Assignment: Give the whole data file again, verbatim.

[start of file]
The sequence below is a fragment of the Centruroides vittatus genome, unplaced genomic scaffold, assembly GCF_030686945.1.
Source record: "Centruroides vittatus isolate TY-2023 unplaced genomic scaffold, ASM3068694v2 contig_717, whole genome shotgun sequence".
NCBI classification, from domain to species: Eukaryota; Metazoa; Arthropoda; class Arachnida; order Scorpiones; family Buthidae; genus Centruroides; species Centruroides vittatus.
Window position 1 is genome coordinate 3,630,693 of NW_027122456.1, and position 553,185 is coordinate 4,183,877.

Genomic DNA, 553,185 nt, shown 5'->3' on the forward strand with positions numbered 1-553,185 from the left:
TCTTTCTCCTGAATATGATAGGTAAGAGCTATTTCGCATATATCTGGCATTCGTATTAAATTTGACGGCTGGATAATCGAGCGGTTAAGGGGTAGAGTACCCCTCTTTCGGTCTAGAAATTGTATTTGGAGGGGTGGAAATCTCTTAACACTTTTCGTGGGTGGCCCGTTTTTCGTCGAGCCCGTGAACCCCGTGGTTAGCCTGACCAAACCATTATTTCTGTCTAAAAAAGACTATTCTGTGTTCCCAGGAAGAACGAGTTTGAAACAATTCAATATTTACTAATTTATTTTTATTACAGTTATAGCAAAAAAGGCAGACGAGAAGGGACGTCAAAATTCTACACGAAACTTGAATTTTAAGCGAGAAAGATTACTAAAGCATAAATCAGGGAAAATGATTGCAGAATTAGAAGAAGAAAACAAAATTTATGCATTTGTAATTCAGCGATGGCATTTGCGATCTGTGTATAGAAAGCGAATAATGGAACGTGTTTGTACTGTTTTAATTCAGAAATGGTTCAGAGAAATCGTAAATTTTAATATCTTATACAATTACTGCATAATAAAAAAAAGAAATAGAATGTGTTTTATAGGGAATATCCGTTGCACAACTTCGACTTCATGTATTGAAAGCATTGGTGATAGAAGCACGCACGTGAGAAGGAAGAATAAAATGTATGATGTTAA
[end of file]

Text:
The sequence below is a fragment of the Centruroides vittatus genome, unplaced genomic scaffold, assembly GCF_030686945.1.
Source record: "Centruroides vittatus isolate TY-2023 unplaced genomic scaffold, ASM3068694v2 contig_717, whole genome shotgun sequence".
NCBI classification, from domain to species: Eukaryota; Metazoa; Arthropoda; class Arachnida; order Scorpiones; family Buthidae; genus Centruroides; species Centruroides vittatus.
Window position 1 is genome coordinate 3,630,693 of NW_027122456.1, and position 553,185 is coordinate 4,183,877.

Genomic DNA, 553,185 nt, shown 5'->3' on the forward strand with positions numbered 1-553,185 from the left:
TCTTTCTCCTGAATATGATAGGTAAGAGCTATTTCGCATATATCTGGCATTCGTATTAAATTTGACGGCTGGATAATCGAGCGGTTAAGGGGTAGAGTACCCCTCTTTCGGTCTAGAAATTGTATTTGGAGGGGTGGAAATCTCTTAACACTTTTCGTGGGTGGCCCGTTTTTCGTCGAGCCCGTGAACCCCGTGGTTAGCCTGACCAAACCATTATTTCTGTCTAAAAAAGACTATTCTGTGTTCCCAGGAAGAACGAGTTTGAAACAATTCAATATTTACTAATTTATTTTTATTACAGTTATAGCAAAAAAGGCAGACGAGAAGGGACGTCAAAATTCTACACGAAACTTGAATTTTAAGCGAGAAAGATTACTAAAGCATAAATCAGGGAAAATGATTGCAGAATTAGAAGAAGAAAACAAAATTTATGCATTTGTAATTCAGCGATGGCATTTGCGATCTGTGTATAGAAAGCGAATAATGGAACGTGTTTGTACTGTTTTAATTCAGAAATGGTTCAGAGAAATCGTAAATTTTAATATCTTATACAATTACTGCATAATAAAAAAAAGAAATAGAATGTGTTTTATAGGGAATATCCGTTGCACAACTTCGACTTCATGTATTGAAAGCATTGGTGATAGAAGCACGCACGTGAGAAGGAAGAATAAAATGTATGATGTTAA